The Hack Library School (HLS) blog recently included a post titled “How to Librarians Learn to Teach?” The post looked at the challenges of being thrown into the librarian instruction fire and the lack of formal training many librarians (and archivists) have in teaching, despite the fact that many will probably run instruction sessions at some point in their careers. Last year HLS also featured a two part post by Liz McGlynn’s on “Instruction Instruction” which looked at learning about instruction while in library school and seeking out opportunities related to teaching and educational programming.
I’ve written about archival literacy before and both of these posts had me thinking about all the instruction and education based outreach work I do and how to create better learning experiences for new professionals. For the past number of years I’ve handled 75 to 100 educational groups a year. Often these groups are coming to learn about the history of the Shingwauk Residential School site and about residential schools more broadly. The style of each visit varies but generally includes a presentation, a walking tour, discussion, and maybe a hands-on activity or two depending on the length of visit and the age of the participations. I’ve done this style of programming for a whole range of groups: day camps, K-12 classes, post-secondary classes, professional organizations, and small family groups. This type of instruction is more public history/heritage site in style and is a bit out of the norm for most archival settings.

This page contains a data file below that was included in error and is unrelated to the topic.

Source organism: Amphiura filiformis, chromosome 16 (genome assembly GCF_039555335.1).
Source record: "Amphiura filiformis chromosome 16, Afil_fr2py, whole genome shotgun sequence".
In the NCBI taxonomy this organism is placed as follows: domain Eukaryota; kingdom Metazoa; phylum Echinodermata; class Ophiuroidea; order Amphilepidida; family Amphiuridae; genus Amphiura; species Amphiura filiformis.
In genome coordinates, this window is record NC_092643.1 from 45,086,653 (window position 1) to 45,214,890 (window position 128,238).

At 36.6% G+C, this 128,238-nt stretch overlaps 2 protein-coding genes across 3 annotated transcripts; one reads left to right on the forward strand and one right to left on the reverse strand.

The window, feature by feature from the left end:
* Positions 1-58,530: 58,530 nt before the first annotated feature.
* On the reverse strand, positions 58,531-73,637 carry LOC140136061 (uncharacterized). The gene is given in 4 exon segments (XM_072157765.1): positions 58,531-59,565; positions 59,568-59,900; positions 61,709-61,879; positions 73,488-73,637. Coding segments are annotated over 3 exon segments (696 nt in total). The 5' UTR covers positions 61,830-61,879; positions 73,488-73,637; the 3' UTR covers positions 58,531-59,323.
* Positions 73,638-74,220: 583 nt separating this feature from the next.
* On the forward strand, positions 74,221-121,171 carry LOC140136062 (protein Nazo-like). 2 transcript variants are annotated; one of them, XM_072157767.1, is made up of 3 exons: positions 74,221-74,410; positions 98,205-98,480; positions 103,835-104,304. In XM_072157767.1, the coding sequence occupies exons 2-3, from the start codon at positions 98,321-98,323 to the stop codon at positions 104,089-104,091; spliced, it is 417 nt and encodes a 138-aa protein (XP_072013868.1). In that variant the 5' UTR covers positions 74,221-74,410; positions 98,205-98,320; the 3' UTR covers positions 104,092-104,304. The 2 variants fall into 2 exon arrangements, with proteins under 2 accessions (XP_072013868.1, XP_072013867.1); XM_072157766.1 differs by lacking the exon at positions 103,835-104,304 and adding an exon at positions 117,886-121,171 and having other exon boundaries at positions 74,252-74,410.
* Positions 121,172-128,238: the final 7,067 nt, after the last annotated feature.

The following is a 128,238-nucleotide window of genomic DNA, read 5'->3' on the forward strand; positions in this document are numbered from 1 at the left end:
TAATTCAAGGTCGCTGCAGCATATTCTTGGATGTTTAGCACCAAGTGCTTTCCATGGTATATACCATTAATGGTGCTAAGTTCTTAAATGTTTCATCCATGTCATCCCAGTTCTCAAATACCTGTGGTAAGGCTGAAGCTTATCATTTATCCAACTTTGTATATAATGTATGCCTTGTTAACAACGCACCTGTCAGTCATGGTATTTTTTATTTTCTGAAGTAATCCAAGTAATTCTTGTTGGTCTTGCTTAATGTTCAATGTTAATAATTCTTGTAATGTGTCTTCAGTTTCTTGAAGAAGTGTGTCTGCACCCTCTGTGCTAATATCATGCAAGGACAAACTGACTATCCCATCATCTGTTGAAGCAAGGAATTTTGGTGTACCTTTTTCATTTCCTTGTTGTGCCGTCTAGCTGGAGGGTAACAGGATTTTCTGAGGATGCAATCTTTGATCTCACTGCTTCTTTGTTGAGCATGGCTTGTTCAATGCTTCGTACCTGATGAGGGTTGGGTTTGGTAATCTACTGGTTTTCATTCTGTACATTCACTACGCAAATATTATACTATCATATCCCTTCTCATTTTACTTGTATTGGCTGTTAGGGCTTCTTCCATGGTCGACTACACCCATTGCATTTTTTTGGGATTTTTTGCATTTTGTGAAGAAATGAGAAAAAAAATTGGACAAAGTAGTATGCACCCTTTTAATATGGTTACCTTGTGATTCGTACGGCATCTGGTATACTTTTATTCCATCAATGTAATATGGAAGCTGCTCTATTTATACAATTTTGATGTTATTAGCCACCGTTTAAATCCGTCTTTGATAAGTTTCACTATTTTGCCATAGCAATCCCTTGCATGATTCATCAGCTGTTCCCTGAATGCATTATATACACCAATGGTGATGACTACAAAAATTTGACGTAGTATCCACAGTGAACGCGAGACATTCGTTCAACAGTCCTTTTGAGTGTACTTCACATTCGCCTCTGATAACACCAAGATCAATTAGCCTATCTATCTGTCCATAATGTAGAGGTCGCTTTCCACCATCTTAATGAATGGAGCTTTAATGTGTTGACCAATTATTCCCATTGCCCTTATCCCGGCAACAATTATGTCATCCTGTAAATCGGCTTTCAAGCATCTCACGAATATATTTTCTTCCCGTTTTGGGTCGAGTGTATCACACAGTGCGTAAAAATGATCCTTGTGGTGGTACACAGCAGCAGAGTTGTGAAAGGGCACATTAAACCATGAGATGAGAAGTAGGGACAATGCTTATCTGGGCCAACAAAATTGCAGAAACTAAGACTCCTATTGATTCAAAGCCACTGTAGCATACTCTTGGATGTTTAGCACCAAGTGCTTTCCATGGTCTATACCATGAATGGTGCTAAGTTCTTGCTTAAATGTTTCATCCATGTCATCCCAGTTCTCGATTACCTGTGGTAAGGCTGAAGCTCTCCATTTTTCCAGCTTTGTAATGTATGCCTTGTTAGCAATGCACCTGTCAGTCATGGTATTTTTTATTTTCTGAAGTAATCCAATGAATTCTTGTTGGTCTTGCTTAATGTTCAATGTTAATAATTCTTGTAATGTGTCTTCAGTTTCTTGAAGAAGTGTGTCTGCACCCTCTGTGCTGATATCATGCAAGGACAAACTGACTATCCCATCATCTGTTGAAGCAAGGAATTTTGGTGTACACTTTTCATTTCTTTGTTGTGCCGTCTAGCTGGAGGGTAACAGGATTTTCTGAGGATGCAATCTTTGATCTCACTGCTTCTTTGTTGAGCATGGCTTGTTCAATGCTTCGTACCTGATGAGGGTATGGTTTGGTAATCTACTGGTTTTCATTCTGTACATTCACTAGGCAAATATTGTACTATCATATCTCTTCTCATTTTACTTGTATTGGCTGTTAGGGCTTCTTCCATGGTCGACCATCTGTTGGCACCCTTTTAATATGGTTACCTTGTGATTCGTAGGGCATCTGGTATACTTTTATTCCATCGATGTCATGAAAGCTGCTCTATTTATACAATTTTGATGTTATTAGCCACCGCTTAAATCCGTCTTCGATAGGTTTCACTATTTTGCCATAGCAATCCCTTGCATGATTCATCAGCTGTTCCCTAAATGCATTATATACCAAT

When I started there was no training process of learning how to conduct our standard walking tours – essentially you went along a number of them with a more experienced coworker and then were thrown into the fire to handle your own group. I still encourage new staff or student assistants to go on a number of tours before asking them to run their own. However I also often have them co-facilitate a couple of tours before handing over the reigns and I’ve also created a ‘tour cheat-sheet’ that has important dates and talking points that they can use while they are still learning. We also now have a more formal walking tour companion handout that staff and visitors can use to guide them around the site.
The other type of instruction I do occasionally is more standard archival literacy based instruction and focuses on teaching about our collections, accessing archival materials, and what archives actually are. These sessions tend to be very syllabus driven and are often shaped based on faculty collaboration. This type of archival/special collections instruction can be very case specific but having some type of documentation about your process can be a huge boon for future coworkers and provide institutional consistency to programming.
I’ve also been working the past couple of years to develop a small teaching collection that can be pulled out when classes visit. The collection is made up of duplicates and de-accessioned material and can be passed around without fear of damage. I often pull a couple of boxes of relevant material to the class as well but I’ve found it’s nice to have a prepackaged toolkit of material that has lots of different formats and is in varying states of preservation to use as examples, without having to lug up a mountain of different boxes.
I really enjoy the instruction and educational outreach part of my job. It can be exhausting – every time I have a group of particularly energetic school children I am very glad I didn’t go into teaching – but the rewards are well worth the effort.